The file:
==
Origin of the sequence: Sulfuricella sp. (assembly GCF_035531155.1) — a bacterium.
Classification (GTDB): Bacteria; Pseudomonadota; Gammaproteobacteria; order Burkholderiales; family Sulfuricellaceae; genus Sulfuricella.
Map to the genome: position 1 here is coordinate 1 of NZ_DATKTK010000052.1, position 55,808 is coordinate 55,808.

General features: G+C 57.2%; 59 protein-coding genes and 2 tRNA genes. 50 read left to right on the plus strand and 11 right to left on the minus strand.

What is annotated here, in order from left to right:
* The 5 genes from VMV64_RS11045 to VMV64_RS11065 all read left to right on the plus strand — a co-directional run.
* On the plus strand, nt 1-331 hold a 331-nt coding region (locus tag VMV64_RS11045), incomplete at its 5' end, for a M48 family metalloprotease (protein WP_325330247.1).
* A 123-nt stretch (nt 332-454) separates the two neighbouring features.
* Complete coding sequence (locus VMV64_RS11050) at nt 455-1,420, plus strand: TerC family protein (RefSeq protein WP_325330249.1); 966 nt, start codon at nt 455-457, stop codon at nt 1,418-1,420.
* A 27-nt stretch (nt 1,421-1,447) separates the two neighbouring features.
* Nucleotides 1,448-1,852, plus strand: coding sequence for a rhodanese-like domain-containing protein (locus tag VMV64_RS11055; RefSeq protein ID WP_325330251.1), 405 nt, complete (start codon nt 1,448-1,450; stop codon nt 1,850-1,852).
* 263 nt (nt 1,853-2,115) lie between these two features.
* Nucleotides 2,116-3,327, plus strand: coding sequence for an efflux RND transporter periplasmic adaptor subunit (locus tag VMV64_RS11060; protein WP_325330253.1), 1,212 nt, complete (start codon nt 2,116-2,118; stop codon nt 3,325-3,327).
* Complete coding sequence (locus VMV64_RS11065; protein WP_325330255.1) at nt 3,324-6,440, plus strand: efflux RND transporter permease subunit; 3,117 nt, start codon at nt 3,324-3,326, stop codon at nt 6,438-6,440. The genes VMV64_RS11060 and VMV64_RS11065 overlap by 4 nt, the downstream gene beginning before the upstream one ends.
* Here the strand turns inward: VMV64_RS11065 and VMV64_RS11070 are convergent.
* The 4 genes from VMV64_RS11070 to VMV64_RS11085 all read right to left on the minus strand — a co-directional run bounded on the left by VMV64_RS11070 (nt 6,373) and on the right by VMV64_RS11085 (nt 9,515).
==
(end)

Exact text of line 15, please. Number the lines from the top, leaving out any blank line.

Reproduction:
* Here the strand turns inward: VMV64_RS11065 and VMV64_RS11070 are convergent.